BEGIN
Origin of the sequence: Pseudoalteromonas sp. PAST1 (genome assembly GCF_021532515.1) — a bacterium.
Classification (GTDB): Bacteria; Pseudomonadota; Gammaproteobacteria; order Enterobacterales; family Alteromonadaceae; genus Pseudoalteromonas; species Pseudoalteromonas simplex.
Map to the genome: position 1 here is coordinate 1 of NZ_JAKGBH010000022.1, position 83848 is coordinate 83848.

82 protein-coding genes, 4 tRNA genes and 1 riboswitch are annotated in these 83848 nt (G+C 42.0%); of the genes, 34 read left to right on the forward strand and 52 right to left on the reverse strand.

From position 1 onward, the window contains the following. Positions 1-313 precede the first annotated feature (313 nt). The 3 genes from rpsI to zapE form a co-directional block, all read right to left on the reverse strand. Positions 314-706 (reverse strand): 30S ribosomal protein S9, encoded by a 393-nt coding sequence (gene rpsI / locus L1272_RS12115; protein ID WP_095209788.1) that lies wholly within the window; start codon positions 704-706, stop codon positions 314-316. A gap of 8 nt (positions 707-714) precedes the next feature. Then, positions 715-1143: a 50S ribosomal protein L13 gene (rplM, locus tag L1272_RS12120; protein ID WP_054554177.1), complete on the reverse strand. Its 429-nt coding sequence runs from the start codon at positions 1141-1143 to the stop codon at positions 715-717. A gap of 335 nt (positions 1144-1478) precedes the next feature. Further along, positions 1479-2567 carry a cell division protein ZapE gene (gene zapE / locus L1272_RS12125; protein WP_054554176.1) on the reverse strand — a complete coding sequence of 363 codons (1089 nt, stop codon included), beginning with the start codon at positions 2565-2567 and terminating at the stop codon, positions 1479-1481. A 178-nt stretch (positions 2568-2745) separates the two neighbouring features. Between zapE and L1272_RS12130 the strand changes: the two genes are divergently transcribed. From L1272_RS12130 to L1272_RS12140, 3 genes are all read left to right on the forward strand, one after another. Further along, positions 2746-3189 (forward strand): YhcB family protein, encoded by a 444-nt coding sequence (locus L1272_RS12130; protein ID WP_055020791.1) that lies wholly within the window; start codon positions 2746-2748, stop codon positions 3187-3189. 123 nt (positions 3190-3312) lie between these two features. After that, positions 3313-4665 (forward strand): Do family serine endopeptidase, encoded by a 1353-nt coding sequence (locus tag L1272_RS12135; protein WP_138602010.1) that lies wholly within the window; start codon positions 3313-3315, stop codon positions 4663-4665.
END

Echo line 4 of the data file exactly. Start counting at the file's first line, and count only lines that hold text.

82 protein-coding genes, 4 tRNA genes and 1 riboswitch are annotated in these 83848 nt (G+C 42.0%); of the genes, 34 read left to right on the forward strand and 52 right to left on the reverse strand.